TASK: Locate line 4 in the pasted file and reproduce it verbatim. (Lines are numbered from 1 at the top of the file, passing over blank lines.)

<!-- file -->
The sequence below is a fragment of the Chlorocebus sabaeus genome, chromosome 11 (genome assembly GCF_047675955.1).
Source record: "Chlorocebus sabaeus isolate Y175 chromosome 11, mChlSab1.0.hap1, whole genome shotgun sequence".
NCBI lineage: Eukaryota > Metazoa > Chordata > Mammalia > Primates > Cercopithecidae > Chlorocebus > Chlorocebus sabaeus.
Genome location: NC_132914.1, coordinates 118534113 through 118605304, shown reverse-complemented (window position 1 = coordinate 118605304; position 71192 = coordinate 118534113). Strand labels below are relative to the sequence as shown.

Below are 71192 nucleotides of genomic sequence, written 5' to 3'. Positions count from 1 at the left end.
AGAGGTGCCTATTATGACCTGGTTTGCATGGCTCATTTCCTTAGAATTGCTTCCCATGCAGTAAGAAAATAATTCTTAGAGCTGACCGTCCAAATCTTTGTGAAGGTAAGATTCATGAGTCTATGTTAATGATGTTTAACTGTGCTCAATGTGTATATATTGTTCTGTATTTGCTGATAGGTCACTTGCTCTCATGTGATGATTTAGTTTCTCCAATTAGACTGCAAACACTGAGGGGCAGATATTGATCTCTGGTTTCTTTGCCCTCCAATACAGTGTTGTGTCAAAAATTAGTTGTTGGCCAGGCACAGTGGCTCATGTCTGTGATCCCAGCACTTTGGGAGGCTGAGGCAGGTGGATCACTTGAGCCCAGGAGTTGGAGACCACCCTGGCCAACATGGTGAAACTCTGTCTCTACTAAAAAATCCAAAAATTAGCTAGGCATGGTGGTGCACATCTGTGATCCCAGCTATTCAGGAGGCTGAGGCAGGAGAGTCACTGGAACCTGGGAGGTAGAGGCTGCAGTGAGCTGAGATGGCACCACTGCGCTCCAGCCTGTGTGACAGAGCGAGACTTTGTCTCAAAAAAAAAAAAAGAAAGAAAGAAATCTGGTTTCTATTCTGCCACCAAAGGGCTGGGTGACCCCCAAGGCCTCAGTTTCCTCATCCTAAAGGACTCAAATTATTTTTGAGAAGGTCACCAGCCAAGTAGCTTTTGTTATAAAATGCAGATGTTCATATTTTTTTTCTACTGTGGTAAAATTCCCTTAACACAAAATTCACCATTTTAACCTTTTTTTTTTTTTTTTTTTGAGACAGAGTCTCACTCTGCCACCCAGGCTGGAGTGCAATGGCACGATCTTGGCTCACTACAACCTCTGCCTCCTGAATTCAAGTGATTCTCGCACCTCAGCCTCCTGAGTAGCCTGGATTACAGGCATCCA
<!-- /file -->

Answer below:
Genome location: NC_132914.1, coordinates 118534113 through 118605304, shown reverse-complemented (window position 1 = coordinate 118605304; position 71192 = coordinate 118534113). Strand labels below are relative to the sequence as shown.